One common recommendation for dogs is Pedialyte. While it might be safe for dogs in small quantities, there are no scientific studies to “prove” this yet. Pedialyte is made for humans, not dogs, which is a given – but this is important when considering its ingredients. Pedialyte is very high in sodium with each drink containing more than 1030mg. In contrast, most dog foods contain 0.3% or more sodium. While a high sodium intake might cause more thirst, the extra sodium is usually excreted through urine – as long as there isn’t an underlying kidney or liver disease. With an underlying kidney or liver disease, your dog’s body cannot cycle out this sodium properly. Pedialyte is also made with extra sugar, which can be harmful to dogs with diabetes or underlying diseases that might cause electrolyte imbalances in the first place.
Dogs with severe dehydration, diabetes, heart disease, kidney disease, or any other illness that makes them sensitive to sodium and sugar should avoid Pedialyte. Without knowing why your pup is feeling unwell, it’s difficult to know if Pedialyte will help them or make them worse! If you opt to use Pedialyte for your dog for mild cases of vomiting or diarrhea, do so with caution. Only use unflavored Pedialyte with no added sugar to reduce the risks to their health.
Electrolytes for Dogs: FAQ
Have any more questions about electrolytes for dogs? Feel free to refer to our Frequently Asked Questions for more details on dog electrolytes. If in doubt about your dog’s health, always ask your vet for advice.
In cases of mild, self-resolving diarrhea, some vets might suggest giving a small amount of plain Pedialyte with fresh, clean water. However, you should not give this to dogs with underlying kidney, liver, or heart problems without asking your vet, first. This is because Pedialyte contains a lot of sodium. For dogs with severe electrolyte imbalances or underlying conditions, giving more may do more harm than good. Be sure to ask your vet for a blood test for your dog if you have concerns about their electrolyte levels.
The amount of time it takes to rehydrate a dog depends on how dehydrated they are. First, your vet needs to find out how much fluid your dog has lost so that they can give the correct amount back. If your dog is severely dehydrated, an overnight stay at the vet is very likely as the minimum. If your dog is mildly dehydrated, your vet may give your dog subcutaneous fluid injections. These injections offer fluid that dispels into the body over a period of a few hours. In the mildest cases, offering cool, clean water for your dog to drink should get them back on their paws in no time. So, in short, the time it takes depends on how badly, and why, your dog is dehydrated.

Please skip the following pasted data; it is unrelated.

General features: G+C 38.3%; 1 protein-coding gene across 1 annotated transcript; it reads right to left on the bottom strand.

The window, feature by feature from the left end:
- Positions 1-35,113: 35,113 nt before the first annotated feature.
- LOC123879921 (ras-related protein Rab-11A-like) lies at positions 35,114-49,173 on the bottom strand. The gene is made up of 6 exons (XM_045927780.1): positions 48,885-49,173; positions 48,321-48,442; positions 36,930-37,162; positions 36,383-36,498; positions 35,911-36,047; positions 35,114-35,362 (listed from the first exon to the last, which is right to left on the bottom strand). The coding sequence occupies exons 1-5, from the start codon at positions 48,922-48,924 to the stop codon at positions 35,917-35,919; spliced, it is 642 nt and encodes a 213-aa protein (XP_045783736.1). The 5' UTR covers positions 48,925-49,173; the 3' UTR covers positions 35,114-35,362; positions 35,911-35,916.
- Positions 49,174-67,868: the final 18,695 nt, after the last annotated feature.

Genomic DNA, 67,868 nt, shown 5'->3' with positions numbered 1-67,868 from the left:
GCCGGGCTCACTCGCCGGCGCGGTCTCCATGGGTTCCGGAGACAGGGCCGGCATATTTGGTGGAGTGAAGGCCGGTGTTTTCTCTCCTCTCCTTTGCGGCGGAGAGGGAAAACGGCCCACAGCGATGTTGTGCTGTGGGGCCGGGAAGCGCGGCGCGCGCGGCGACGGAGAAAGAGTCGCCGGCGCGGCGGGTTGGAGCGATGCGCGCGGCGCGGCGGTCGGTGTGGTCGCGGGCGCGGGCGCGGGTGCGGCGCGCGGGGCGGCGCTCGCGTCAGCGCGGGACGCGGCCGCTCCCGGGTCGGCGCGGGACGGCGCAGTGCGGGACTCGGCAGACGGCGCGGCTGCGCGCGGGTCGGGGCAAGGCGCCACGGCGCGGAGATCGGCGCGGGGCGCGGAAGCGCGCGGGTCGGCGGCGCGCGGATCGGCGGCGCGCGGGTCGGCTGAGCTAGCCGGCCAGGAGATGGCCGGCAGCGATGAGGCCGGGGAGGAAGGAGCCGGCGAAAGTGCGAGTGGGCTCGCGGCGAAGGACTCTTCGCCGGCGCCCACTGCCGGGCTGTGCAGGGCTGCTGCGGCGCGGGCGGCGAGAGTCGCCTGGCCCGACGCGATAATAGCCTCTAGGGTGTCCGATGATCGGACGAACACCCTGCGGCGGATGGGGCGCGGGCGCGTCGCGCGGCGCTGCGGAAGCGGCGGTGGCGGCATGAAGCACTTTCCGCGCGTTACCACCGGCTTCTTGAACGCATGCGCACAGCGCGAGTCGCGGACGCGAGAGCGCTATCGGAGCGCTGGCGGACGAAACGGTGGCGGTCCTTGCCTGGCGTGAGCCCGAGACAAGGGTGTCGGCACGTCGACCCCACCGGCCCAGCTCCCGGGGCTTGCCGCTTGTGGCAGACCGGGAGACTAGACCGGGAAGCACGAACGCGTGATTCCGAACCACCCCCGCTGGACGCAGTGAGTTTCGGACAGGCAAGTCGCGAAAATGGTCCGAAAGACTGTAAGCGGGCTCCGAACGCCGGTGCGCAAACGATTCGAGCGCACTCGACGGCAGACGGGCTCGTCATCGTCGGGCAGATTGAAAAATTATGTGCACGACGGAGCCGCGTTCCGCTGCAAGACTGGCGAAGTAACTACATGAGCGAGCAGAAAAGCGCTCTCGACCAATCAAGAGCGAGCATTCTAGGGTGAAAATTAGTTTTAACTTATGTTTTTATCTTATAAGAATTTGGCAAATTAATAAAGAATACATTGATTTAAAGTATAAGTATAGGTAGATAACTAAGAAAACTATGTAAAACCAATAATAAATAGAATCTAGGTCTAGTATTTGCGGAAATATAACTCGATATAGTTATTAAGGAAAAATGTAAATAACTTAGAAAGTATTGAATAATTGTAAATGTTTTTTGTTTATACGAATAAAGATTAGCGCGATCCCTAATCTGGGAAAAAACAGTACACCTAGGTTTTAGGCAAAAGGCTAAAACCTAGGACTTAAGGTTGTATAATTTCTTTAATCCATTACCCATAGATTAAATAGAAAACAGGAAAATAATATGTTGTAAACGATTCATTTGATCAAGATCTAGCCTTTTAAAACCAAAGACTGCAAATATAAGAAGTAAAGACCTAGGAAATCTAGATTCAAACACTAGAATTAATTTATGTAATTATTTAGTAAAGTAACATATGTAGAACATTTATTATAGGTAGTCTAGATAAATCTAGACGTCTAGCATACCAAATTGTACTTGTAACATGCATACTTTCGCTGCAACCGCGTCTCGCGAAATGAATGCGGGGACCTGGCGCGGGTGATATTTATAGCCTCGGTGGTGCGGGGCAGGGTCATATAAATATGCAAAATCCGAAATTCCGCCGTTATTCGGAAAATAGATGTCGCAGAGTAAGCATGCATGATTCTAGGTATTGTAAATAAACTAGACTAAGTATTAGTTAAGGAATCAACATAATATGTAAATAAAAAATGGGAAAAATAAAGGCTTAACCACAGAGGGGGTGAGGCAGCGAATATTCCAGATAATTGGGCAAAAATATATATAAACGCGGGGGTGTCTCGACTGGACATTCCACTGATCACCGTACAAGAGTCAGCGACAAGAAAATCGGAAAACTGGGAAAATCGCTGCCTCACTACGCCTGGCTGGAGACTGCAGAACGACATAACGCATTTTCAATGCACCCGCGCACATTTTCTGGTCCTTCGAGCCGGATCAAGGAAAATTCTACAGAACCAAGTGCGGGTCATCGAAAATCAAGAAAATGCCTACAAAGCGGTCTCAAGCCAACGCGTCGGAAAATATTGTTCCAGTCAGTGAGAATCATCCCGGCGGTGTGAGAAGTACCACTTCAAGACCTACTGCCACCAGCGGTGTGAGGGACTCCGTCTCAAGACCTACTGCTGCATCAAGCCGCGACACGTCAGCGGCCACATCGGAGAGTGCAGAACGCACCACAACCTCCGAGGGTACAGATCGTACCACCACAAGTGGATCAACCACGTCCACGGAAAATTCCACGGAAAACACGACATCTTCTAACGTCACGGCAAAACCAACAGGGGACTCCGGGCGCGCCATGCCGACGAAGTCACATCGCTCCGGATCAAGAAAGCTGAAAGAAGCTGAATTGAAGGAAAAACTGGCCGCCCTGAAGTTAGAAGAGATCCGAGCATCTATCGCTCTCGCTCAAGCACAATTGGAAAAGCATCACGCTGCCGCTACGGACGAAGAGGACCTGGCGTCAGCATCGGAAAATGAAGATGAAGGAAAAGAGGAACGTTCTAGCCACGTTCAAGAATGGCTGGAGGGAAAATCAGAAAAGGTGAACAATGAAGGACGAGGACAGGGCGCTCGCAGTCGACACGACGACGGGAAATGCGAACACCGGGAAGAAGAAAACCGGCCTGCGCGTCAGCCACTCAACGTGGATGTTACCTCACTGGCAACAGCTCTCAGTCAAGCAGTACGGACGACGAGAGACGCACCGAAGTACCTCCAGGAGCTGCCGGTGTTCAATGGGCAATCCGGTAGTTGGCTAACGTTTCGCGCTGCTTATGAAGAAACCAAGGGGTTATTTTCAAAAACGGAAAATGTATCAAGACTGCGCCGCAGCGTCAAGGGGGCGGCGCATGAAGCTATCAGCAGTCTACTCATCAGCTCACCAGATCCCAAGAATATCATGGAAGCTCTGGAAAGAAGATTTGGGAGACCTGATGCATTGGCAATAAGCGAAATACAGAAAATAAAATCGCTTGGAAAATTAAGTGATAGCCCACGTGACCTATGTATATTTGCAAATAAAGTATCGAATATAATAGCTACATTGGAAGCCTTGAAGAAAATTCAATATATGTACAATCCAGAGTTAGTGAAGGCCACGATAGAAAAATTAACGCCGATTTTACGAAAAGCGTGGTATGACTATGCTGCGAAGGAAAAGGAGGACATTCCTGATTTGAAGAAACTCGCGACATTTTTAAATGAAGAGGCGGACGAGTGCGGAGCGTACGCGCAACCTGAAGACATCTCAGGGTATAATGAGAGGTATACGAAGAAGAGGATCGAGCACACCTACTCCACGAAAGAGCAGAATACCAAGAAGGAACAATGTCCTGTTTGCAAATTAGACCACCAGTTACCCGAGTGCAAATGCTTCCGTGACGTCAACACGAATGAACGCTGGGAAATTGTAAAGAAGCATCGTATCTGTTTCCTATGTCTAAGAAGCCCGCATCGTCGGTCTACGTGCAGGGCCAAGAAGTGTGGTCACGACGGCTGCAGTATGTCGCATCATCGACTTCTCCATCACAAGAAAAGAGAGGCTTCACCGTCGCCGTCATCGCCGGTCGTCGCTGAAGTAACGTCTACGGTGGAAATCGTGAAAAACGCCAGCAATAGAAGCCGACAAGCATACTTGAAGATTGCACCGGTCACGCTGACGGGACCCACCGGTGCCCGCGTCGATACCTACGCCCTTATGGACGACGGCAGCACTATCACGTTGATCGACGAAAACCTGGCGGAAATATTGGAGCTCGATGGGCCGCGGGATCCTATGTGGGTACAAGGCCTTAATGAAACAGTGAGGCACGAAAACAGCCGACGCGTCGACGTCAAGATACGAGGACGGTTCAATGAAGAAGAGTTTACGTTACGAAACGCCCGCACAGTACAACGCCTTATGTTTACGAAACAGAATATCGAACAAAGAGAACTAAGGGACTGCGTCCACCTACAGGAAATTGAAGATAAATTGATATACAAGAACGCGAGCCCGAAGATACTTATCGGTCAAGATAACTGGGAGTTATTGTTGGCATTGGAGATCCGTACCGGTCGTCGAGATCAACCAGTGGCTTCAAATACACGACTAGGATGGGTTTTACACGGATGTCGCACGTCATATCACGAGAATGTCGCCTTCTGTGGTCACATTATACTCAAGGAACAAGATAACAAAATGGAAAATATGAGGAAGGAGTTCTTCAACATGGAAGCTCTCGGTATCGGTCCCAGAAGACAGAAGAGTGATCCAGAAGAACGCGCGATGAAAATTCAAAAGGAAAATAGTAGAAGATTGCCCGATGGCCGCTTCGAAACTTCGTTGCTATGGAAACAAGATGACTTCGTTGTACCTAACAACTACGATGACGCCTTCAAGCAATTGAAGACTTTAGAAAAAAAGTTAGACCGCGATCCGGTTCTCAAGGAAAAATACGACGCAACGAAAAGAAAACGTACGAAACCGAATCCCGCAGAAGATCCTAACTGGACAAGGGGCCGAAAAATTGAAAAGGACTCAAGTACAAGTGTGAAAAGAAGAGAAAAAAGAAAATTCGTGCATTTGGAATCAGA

A blood chemistry test can tell a lot about your dog’s electrolyte levels! Blood chemistry tests are done to measure specific chemicals in the blood. Your vet may order an electrolyte test to look for bicarbonate, chloride, potassium, and sodium in your dog’s blood. A blood chemistry test is the only way to accurately see the levels of electrolytes in your dog’s blood.
All dogs need electrolytes in their blood. However, they do not need to be given them in the same way that people do. While people lose salts and minerals in their sweat quite easily, dogs lose very few salts in this way. Instead, the main risk to an overheating dog is dehydration, which can then lead to electrolyte imbalances when not corrected. If your dog has a medical condition like hypothyroidism or adrenal insufficiency, however, their risk of developing an electrolyte imbalance is much greater. Your vet may need to give them extra electrolytes to manage their condition.
There are several key signs of dehydration in dogs. These are thirst, reduced skin elasticity, a dry nose with dry or tacky gums, a lack of appetite, sunken eyes, and panting more than usual. Dogs with dehydration may also have dark, smelly urine. As dehydration worsens, dogs may become lethargic and seem confused or distressed. In the worst cases, severe dehydration will lead to a rapid heart rate, weak pulse, weakness, shivering, loss of consciousness, and death.
Dog electrolytes are essential for the body. However, dogs don’t lose them the same way that people do. This means that you don’t need to give your dog sports drinks after they’ve been exercising! So, if your dog shows signs of an electrolyte imbalance, an underlying medical condition might be to blame. Always check in with your vet at the first sign that something is wrong with your pup.